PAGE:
Although the prevalence and increased severity of caries in Native American children is well documented, the causes — and solutions — are less clean-cut.
This course was published in the November 2016 issue and expires 11/30/19. The author has no commercial conflicts of interest to disclose. This 2 credit hour self-study activity is electronically mediated.
After reading this course, the participant should be able to:
- Describe caries prevalence and severity in American Indian/Alaska Native (AI/AN) pediatric populations.
- List the key factors behind the caries epidemic in AI/AN children.
- Explain the geographic challenges that affect oral health interventions in this patient cohort.
- Discuss possible solutions for caries prevention and treatment in AI/AN children.
During a research project several years ago, I visited an American Indian reservation to train examiners to diagnose dental caries in young children. Prior to this visit, I had examined hundreds of children in schools, Head Start programs, and Women, Infants, and Children (WIC) programs for other studies, during which I had witnessed all levels and patterns of decay. Moreover, I was aware of the high prevalence and severity of this disease among American Indian communities. Thus, I felt prepared for what I was likely to see on the reservation. Instead, I found caries in the American Indian population to be an altogether different disease, with nearly every child having rampant and severe decay, often with multiple abscesses.
Unfortunately, my experience is typical of American Indian and Alaska Native (AI/AN) communities, where dental caries has long plagued the population. This paper documents the problem, likely causes and contributing factors, and possible solutions.
Dental caries affects a large percentage of AI/AN children before they begin school, and at levels of severity that surpass other population groups. As reported in the Indian Health Service’s (IHS) 2010 Survey of Preschool Children, 62.3% of AI/AN children ages 2 to 5 had decay experience, with a mean of 4.2 teeth affected per child.1 In comparison, a recent National Health and Nutrition Examination Survey (NHANES) reported that 22.7% of general-population children ages 2 to 5 had caries experience, with a mean of 1.2 teeth affected (Figure 1).2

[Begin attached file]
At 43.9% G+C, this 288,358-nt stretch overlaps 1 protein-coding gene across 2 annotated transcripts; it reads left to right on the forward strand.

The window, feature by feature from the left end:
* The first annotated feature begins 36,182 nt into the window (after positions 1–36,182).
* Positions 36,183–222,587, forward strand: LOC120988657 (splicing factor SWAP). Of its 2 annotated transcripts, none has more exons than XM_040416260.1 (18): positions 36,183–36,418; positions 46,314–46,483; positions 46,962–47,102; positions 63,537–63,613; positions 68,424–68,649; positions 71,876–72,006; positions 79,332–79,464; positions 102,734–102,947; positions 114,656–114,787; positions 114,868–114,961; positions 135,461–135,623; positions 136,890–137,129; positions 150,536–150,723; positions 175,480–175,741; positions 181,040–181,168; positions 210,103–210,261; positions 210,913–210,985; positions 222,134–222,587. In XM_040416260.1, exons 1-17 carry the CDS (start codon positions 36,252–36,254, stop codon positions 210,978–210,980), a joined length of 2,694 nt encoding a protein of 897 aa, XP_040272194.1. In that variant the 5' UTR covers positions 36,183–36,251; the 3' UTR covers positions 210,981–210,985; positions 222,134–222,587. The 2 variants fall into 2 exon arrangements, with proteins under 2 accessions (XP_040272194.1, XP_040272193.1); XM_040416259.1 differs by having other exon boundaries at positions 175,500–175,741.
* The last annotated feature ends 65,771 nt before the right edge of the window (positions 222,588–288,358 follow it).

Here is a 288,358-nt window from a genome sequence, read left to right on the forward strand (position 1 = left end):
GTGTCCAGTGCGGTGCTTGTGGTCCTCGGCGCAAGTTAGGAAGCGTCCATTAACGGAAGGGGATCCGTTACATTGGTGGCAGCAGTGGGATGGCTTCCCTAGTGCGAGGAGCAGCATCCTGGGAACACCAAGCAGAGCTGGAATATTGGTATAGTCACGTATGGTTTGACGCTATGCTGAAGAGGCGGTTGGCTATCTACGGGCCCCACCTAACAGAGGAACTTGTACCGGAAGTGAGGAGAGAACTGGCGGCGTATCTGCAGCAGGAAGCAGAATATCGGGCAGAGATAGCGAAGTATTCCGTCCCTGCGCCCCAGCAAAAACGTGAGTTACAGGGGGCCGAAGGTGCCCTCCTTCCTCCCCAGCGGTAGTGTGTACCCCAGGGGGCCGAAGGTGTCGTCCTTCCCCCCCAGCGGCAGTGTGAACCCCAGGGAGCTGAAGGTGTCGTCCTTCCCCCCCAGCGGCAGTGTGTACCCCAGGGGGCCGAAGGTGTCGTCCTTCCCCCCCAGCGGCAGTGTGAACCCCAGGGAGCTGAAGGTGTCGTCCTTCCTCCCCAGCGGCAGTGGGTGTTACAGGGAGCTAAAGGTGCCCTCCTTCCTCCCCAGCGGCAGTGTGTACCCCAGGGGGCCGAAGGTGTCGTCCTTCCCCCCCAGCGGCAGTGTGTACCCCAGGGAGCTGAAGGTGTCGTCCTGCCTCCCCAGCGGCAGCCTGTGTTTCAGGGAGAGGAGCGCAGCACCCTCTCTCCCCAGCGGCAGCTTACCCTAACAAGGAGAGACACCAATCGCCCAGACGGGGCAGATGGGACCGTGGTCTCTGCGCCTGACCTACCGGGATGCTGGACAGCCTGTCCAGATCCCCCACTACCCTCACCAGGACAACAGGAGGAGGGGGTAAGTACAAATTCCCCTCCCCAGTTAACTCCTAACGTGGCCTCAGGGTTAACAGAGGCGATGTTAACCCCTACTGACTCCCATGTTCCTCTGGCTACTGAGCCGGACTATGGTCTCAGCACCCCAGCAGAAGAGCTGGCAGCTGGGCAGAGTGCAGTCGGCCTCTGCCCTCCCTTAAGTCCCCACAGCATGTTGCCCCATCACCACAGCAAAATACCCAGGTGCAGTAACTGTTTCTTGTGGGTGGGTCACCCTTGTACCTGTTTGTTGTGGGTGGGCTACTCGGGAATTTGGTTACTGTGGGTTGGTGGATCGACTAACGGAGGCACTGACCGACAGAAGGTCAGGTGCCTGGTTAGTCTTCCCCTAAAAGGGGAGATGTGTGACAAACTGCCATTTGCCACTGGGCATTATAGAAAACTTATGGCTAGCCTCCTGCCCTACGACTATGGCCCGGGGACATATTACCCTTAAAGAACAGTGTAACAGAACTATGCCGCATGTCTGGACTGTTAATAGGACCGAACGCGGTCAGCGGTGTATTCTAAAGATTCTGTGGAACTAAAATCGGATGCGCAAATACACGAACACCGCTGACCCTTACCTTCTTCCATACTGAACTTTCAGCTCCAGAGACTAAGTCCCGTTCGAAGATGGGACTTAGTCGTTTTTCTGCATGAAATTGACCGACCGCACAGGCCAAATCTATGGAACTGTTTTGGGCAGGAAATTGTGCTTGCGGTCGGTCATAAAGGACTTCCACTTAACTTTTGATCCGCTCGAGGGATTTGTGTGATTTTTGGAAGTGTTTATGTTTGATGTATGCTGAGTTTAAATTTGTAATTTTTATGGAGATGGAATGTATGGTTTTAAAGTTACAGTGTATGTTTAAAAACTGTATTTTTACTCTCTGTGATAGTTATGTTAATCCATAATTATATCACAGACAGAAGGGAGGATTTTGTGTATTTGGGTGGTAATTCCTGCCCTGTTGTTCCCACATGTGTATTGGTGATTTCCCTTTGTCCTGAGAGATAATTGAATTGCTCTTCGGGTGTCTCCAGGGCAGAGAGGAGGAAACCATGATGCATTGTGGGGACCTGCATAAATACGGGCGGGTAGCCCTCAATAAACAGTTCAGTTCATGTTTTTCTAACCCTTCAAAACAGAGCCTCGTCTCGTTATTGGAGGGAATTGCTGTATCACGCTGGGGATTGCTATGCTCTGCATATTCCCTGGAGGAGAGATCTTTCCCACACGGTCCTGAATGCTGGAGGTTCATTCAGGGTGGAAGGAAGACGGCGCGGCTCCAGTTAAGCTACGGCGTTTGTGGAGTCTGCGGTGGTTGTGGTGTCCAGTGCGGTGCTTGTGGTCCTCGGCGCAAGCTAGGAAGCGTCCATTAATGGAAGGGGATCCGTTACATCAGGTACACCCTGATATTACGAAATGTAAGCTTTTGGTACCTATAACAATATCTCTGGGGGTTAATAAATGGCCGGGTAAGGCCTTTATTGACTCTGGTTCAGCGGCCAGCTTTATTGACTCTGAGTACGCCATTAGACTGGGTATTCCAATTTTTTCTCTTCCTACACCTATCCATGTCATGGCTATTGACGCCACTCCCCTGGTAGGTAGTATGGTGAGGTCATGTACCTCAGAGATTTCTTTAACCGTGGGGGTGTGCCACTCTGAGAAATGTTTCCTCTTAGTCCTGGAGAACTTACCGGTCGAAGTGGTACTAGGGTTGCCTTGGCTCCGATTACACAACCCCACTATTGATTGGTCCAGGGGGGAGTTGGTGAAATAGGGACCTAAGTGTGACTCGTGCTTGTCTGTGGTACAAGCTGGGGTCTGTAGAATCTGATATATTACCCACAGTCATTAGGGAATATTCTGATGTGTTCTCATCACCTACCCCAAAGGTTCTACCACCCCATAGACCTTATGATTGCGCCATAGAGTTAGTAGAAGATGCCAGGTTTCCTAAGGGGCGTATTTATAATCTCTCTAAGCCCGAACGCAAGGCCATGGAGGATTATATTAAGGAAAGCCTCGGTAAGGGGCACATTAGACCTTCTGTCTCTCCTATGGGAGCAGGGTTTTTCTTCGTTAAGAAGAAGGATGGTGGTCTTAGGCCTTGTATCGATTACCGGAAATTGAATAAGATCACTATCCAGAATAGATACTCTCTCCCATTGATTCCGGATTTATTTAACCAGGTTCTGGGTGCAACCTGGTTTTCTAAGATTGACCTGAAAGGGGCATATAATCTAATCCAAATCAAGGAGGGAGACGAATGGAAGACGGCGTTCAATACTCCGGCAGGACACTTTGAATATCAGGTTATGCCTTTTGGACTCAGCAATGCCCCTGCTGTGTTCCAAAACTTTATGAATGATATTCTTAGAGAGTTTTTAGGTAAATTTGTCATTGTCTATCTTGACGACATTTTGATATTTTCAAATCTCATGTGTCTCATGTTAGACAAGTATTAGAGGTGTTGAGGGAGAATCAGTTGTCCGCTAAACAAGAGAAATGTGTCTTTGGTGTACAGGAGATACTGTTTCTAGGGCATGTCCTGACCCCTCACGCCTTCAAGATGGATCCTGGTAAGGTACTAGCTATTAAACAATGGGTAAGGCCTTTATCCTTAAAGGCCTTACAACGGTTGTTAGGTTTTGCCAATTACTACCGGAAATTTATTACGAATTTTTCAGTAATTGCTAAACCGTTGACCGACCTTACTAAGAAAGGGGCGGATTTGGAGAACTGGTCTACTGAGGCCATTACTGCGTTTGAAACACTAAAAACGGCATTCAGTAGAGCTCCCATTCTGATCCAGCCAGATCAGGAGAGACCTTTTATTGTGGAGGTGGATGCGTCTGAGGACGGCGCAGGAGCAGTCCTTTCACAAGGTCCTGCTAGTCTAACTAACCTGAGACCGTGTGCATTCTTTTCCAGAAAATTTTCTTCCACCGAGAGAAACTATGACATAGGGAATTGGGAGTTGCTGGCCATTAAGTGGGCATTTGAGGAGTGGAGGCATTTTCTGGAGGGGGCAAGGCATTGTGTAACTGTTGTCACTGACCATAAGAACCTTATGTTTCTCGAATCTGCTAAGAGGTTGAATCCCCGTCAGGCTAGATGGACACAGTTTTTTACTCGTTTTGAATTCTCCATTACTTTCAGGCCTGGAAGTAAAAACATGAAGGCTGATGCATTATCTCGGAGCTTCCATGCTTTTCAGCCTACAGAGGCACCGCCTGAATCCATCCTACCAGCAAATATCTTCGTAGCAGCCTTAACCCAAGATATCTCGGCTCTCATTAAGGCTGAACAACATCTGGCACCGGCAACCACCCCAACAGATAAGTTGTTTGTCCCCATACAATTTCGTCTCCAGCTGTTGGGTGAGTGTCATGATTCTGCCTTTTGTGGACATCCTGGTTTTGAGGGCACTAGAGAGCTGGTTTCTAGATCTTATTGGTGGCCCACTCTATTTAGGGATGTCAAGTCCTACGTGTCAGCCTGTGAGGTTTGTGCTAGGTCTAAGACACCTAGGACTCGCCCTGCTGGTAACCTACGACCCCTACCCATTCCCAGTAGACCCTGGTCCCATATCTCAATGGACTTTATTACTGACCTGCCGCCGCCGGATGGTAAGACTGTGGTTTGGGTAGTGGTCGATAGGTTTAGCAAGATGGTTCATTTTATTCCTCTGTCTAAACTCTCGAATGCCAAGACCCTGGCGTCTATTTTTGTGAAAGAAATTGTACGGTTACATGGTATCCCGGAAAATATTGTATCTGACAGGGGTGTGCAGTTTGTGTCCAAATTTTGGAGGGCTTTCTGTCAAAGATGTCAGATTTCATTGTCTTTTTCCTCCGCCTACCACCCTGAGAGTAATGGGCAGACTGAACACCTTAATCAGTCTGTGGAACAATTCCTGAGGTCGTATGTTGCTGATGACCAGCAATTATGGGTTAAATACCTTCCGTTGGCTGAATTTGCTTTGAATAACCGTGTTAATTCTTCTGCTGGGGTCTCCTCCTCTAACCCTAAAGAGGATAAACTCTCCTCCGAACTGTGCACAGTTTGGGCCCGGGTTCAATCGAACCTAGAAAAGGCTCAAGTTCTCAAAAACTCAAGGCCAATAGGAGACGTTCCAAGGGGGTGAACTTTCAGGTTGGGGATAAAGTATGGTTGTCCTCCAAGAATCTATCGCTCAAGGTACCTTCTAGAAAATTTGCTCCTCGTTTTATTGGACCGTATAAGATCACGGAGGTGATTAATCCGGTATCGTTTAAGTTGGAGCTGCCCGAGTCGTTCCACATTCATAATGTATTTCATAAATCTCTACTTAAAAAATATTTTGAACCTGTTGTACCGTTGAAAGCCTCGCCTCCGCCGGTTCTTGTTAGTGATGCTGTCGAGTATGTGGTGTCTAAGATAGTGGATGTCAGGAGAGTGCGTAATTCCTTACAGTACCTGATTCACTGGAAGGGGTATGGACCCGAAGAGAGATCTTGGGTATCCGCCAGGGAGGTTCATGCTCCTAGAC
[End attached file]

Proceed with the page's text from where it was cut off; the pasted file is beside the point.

Although data on American Indian children’s dental caries prevalence and severity prior to the 1960s are scarce, available evidence suggests that caries was uncommon in this population in the first half of the 20th century.3 By the 1960s, however, caries in American Indian children had become rampant.>sup>4,5 Indeed, despite general population declines in caries prevalence and severity over the past 50 years,6,7 this has not been the case for American Indian children.8–10
Studies in the 1990s reported high prevalence of caries and high levels of decayed, missing, or filled (dmf) teeth among children in the state of Washington,11 as well as children in the Navajo community,12 Alaska Head Start,13 Arizona Head Start and Arizona WIC programs.14 The first two studies11,12 suggested that inappropriate bottle feeding was strongly associated with caries. The latter studies13,14 documented that caries prevalence and severity (i.e., dmf) among AI/AN children were much higher than other groups of children attending the same programs. A more recent longitudinal study of American Indian children in a Northern Plains tribal community reported that 80% of children had caries experience by age 3. Additionally, the study found that caries was strongly associated with the following factors: consumption of sugarsweetened beverages, young mothers, mothers with increased caries rates, and a high number of individuals living in the same household.15
Dental caries is a disease closely related to poverty, with data from NHANES showing that children living at or below the U.S. federal poverty level have substantially higher rates of caries than those not living in poverty.7 Income also appears to be a contributing factor to caries in the AI/AN population, as many reservations — particularly those in the plains and West — are situated in some of the most impoverished counties in the U.S.16 There is considerable variation in the prevalence and severity of caries within the American Indian population,10 with higher prevalence reported among groups living in the poorest counties. Associations between poverty and high caries prevalence and severity are not fully understood, but it appears that poor diet, lack of self-care, and limited access to preventive and treatment services play key roles.
A fundamental cause of dental caries is sugar consumption.17 Recent studies of early childhood caries have found that sugar consumption, often in the form of sugar-sweetened beverages (such as soda), is associated with both high caries prevalence18–21 and increased severity.21,22 As mentioned, a recent longitudinal study found sugar-sweetened beverages were associated with caries among 3-year-old American Indian children,15 suggesting that consuming sugar-sweetened beverages is a risk factor in this community.18–22